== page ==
Create Space Around You

When driving at high speeds, you need to give other drivers plenty of space. Don’t tailgate other drivers. In bad weather, make sure to give extra room between your vehicle and the one in front of you. Slow down when a driver cuts in front of you. It might be frustrating, but it’s better than rear-ending another car.

Keep Other Vehicles in Your Sight

As a commercial vehicle, you are probably very visible to other drivers. However, the same cannot be said of them. Install mirrors on your vehicle to avoid blind spots. Not every driver on the road realizes that you may not be able to see them. Don’t make sudden lane changes or exit without signaling. You have to drive defensively to avoid accidents.

Know When and How to Swerve

Sometimes, you have to make quick judgements to avoid a deer in the road or run into another car. Understand that you may have to kill an animal to prevent humans from being injured. Know how to handle the vehicle if you do have to swerve to avoid an accident. When you swerve, you need to correct your vehicle to avoid ending up on the side of the road. Take a defensive driving class that lets you practice handling your vehicle under hazardous conditions.

Avoid Driving Impairments

As a commercial driver, you are aware that drinking or using illicit drugs will get your licensed revoked. However, there are other impairments you may not think about. Some over-the-counter medicines can cause drowsiness, such as antihistamines, cold and flu medications and even antidiarrheals. Combining some medications can also cause your driving to be impaired. Don’t do any activity that takes your eyes and ears away from the road. Eating, drinking, talking on the phone and changing the radio station are considered distractions. And focus on the road when you see an accident. Turning your head away to glance at the damage can leave you vulnerable to another accident.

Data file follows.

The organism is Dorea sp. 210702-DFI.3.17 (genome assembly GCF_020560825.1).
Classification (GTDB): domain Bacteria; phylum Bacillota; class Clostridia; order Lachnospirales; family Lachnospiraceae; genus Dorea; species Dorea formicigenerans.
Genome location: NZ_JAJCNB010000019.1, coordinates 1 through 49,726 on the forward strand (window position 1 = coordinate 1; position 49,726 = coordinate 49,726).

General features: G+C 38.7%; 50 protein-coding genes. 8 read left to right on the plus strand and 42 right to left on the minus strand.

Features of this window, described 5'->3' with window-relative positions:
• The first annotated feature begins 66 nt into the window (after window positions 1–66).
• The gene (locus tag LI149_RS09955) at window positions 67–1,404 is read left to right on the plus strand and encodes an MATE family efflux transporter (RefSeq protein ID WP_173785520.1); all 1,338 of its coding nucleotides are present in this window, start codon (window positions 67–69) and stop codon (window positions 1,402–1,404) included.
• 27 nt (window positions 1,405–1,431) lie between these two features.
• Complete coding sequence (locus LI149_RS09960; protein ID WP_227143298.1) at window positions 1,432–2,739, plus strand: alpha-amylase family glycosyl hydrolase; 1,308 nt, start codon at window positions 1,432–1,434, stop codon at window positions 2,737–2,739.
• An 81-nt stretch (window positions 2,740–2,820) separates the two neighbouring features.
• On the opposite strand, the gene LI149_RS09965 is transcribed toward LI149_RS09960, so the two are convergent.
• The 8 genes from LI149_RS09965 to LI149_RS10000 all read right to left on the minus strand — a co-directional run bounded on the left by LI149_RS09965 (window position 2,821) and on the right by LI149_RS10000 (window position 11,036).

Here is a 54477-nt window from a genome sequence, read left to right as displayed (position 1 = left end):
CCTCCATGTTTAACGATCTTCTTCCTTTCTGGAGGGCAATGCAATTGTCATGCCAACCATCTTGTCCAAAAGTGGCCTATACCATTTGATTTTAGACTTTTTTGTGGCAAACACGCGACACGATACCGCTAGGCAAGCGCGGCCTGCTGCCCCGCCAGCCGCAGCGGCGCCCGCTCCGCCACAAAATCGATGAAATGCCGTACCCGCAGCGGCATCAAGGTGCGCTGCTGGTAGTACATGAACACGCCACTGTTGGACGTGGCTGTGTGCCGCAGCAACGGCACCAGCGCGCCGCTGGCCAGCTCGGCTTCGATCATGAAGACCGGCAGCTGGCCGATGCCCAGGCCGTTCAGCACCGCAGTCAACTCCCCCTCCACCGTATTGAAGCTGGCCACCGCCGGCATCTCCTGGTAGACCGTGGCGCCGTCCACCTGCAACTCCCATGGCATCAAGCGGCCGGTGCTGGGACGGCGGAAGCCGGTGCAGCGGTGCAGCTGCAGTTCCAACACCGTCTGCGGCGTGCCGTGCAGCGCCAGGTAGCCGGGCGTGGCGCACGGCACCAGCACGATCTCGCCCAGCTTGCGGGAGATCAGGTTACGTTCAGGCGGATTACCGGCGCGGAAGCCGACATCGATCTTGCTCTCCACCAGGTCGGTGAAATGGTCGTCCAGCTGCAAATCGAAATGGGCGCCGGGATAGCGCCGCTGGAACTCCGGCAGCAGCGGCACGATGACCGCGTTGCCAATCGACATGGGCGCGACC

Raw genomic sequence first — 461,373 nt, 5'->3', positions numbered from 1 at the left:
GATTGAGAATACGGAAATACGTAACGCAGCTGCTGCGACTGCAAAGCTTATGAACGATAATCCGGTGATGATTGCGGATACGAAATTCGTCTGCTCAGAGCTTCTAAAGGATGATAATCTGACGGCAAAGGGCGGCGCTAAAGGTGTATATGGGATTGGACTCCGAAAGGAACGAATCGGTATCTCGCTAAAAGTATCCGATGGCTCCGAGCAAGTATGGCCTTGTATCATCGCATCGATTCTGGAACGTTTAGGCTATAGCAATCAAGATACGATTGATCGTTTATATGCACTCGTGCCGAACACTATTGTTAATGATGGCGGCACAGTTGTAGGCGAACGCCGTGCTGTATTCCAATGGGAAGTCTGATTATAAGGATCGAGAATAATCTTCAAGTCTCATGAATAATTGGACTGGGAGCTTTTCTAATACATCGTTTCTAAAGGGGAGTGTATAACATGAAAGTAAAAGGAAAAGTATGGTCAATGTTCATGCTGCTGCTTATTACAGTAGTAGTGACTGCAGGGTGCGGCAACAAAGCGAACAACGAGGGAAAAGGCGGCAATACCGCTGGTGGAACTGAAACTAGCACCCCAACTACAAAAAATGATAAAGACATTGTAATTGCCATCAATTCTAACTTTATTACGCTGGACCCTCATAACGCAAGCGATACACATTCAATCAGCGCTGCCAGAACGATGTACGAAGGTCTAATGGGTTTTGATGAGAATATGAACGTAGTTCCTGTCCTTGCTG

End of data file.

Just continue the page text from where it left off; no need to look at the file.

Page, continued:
Defensive driving is really about focusing on the road and other drivers while you’re in the vehicle. Something all drivers should be doing anyway. Unfortunately, you can’t rely on them. You can only control your own vehicle.

How to Lower Blood Pressure for DOT Physical

High blood pressure is a common condition that many Americans deal with. Blood pressure is the measure of the amount of blood pumped by your heart and the amount of resistance in your arteries. As you pump more blood through narrower arteries, blood pressure increases.

Considered a silent disease, as there may be no symptoms of the condition, uncontrolled high blood pressure can lead to serious health problems such as heart attack and stroke. Your arteries become weakened due to the constant pressure of blood flowing through them, leading to kidney failure, damage to the blood vessels in the eyes and fluid backup in the lungs.

Blood Pressure and Your DOT Physical

Truck drivers are required to have blood pressure under 140/90. The medical examiner electronically transmits the result of your physical to the DOT. Instead of stressing over your blood pressure before a physical, it’s best to address and find ways to keep it lower, not only for your livelihood but for your overall health.

Drivers with blood pressure over 140/90 can still get certified to drive, but the certification will only be for 1 year or less depending on the level of hypertension. To keep your certification, your blood pressure will have to be below 140/90 or you will be disqualified to drive. You can lower your blood pressure with medication, through lifestyle changes or both.